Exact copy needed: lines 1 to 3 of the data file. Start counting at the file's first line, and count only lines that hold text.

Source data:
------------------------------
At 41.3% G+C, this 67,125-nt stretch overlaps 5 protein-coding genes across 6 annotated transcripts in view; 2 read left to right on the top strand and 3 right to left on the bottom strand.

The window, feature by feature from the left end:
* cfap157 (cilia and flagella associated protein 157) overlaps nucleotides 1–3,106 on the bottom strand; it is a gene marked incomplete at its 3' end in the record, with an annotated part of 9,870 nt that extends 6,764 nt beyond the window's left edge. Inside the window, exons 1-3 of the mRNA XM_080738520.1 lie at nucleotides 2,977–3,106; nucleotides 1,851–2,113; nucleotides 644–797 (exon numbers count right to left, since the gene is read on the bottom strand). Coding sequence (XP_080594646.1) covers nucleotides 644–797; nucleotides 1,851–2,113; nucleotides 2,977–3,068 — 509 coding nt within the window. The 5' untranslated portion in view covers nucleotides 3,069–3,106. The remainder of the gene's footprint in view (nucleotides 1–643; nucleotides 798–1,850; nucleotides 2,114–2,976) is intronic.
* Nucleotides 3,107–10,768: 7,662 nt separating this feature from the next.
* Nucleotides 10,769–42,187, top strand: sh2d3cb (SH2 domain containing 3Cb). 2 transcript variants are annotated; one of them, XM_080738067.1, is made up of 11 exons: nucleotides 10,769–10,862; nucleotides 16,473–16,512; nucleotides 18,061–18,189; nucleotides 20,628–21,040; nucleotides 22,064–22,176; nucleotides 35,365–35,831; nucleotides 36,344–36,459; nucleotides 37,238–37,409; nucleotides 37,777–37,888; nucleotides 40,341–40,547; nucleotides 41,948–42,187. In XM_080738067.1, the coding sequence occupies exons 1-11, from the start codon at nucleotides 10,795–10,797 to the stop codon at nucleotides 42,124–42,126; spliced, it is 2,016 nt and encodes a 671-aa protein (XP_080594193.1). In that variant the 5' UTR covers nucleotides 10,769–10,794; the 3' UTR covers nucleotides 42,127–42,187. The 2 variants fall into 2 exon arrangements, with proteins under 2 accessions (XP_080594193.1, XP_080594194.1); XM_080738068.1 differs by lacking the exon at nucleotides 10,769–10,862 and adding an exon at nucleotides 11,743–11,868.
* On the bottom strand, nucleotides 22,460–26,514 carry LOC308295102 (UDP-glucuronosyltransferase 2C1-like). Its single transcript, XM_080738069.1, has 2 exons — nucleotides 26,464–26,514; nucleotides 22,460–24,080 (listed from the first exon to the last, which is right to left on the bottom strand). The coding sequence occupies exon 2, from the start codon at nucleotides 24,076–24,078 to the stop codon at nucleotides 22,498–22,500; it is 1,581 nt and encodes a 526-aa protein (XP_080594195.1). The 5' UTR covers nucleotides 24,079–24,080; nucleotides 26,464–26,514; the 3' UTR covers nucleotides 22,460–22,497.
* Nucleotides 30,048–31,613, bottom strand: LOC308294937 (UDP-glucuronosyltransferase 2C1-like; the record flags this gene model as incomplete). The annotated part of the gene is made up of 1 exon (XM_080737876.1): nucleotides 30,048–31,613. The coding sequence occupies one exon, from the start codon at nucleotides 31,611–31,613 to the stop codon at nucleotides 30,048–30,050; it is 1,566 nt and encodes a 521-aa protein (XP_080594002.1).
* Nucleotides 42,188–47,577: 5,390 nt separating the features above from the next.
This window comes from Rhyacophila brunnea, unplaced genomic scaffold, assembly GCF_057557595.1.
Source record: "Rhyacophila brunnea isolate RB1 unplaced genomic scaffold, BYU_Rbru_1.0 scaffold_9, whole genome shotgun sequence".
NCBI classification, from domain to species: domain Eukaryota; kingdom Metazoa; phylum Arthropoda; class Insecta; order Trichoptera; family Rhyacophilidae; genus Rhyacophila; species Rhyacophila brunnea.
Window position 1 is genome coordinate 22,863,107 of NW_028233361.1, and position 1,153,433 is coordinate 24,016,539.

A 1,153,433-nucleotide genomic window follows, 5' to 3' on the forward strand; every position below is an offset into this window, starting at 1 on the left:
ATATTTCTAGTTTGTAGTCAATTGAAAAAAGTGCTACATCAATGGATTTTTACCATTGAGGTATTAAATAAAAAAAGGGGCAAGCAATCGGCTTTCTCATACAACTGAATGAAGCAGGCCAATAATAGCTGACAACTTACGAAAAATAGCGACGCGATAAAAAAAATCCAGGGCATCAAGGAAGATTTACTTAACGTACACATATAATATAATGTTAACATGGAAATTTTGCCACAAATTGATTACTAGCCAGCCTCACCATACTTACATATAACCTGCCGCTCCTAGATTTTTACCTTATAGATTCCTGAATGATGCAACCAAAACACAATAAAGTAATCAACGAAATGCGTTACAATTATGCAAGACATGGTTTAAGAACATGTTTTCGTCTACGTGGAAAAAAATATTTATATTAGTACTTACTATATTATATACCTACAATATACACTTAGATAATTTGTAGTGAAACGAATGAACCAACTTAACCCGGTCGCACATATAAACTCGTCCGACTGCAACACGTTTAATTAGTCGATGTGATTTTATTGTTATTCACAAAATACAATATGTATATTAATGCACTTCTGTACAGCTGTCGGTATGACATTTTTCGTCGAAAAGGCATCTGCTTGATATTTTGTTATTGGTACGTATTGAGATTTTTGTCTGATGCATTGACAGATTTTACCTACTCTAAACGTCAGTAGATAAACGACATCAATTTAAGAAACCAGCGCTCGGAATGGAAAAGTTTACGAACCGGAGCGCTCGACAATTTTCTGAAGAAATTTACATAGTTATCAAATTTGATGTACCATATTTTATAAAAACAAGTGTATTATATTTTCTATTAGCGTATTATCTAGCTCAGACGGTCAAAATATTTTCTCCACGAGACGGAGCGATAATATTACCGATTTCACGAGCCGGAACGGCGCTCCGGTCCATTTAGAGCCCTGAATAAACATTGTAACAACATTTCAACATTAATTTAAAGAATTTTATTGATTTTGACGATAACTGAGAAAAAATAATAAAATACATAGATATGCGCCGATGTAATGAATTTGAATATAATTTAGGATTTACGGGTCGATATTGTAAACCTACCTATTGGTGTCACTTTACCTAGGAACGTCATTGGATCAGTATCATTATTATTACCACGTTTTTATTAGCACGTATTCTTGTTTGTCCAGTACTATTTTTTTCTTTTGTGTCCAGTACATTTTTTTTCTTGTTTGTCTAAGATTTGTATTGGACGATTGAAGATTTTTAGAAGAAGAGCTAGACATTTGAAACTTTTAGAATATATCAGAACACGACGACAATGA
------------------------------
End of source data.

At 41.3% G+C, this 67,125-nt stretch overlaps 5 protein-coding genes across 6 annotated transcripts in view; 2 read left to right on the top strand and 3 right to left on the bottom strand.

The window, feature by feature from the left end:
* cfap157 (cilia and flagella associated protein 157) overlaps nucleotides 1–3,106 on the bottom strand; it is a gene marked incomplete at its 3' end in the record, with an annotated part of 9,870 nt that extends 6,764 nt beyond the window's left edge. Inside the window, exons 1-3 of the mRNA XM_080738520.1 lie at nucleotides 2,977–3,106; nucleotides 1,851–2,113; nucleotides 644–797 (exon numbers count right to left, since the gene is read on the bottom strand). Coding sequence (XP_080594646.1) covers nucleotides 644–797; nucleotides 1,851–2,113; nucleotides 2,977–3,068 — 509 coding nt within the window. The 5' untranslated portion in view covers nucleotides 3,069–3,106. The remainder of the gene's footprint in view (nucleotides 1–643; nucleotides 798–1,850; nucleotides 2,114–2,976) is intronic.